The Effects of Different Angles of Wedged Insoles on Knee Varus Torque in Healthy Subjects

  • Jung, Do-Young (Dept. of Prosthetics and Orthotics, Suncheon First College) ;
  • Kwon, Oh-Yun (Dept. of Physical Therapy, College of Health Science, Yonsei University, Dept. of Ergotherapy, The Graduate School of Health and Environment, Yonsei University, Institute of Health Science, Yonsei University) ;
  • Yi, Chung-Hwi (Dept. of Physical Therapy, College of Health Science, Yonsei University Institute of Health Science, Yonsei University) ;
  • Kim, Young-Ho (Dept. of Biomedical Engineering, Institute of Medical Engineering, Research Institute for Medical Instrumentation & Engineering, Technology Innovation Center for Medical Instruments, Yonsei University) ;
  • Kim, Jang-Hwan (Dept. of Prosthetics and Orthotics, Hanseo University)
  • Published : 2004.11.19

Abstract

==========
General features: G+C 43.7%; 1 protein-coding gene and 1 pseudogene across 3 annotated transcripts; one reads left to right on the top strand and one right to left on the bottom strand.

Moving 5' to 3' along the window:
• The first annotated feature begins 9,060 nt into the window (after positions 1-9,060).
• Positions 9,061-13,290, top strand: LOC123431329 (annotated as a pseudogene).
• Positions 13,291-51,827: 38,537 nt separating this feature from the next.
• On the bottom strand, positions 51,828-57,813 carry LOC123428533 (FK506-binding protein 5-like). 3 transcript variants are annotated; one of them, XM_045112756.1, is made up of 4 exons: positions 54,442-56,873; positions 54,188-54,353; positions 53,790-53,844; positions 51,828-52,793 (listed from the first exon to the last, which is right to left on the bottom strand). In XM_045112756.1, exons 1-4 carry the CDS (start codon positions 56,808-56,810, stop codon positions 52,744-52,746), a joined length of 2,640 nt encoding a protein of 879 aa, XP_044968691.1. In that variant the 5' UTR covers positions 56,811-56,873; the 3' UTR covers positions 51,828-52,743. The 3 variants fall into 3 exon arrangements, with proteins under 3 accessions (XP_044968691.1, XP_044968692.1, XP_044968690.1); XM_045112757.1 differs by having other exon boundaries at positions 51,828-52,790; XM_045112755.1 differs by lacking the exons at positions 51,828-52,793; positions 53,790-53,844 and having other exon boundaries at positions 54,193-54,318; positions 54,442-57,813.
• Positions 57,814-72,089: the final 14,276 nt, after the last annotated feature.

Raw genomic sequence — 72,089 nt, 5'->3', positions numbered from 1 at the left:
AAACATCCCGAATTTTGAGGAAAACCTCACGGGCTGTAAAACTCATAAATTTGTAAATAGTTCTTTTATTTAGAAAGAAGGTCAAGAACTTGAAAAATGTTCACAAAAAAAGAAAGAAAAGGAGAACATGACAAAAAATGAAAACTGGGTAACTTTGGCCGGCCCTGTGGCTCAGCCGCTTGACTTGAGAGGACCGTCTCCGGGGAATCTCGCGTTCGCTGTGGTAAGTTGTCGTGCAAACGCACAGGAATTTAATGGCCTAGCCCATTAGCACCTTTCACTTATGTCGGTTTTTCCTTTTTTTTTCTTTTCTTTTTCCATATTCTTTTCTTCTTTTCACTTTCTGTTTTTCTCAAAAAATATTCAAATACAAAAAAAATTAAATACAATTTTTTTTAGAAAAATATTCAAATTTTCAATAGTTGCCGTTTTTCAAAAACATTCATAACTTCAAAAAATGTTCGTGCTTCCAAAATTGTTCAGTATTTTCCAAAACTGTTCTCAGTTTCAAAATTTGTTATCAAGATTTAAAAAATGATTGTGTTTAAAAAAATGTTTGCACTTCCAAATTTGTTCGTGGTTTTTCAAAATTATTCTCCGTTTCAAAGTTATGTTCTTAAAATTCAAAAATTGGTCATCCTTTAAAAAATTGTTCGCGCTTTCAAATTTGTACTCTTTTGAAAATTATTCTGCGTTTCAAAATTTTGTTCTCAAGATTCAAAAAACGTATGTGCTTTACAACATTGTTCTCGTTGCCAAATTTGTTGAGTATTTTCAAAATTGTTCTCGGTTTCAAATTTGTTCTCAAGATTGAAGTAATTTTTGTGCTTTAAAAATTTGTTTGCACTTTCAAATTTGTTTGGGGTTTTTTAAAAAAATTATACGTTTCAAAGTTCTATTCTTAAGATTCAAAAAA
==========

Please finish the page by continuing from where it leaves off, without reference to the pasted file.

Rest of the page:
The purpose of this study was to examine the effect of the angle of a wedged insole on knee varus torque during walking. Fifteen healthy subjects were recruited. Knee varus torque was measured using three-dimensional motion analysis (Elite). Knee varus torque was normalized to gait cycle (0%: initial contact; 100%: ipsilateral initial contact) and stance phase (0%: initial contact; 100%: ipsilateral toe off). The average peaks of knee varus torque during the stance phase of the gait cycle according to the different insole angles (10 or 15 degrees) were compared using one-way ANOVA with repeated measures. The results showed that in the early stance phase, the average peak knee varus torque increased significantly for both the medial 10 and 15 degree wedged insole conditions and decreased significantly for both the lateral 10 and 15 degree wedged insole conditions as compared with no insole (p<.05). However, there were no significant differences between the 10 and 15 degree wedged insole conditions with either the medial or lateral wedged insole (p>.05). In the late stance phase, the average peak knee varus torque increased significantly for the medial 10 and 15 degree wedged insole conditions (p<.05), but not for the lateral 10 and 15 degree wedged insole conditions as compared with no insole (p>.05). We suggest that these results may be beneficial for manufacturing foot orthotic devices, such as wedged insoles, to control medial and lateral compartment forces in the knee varus-valgus deformity. Further studies of the effects of wedged insole angle on knee varus torque in patients with medial-lateral knee osteoarthritis are needed.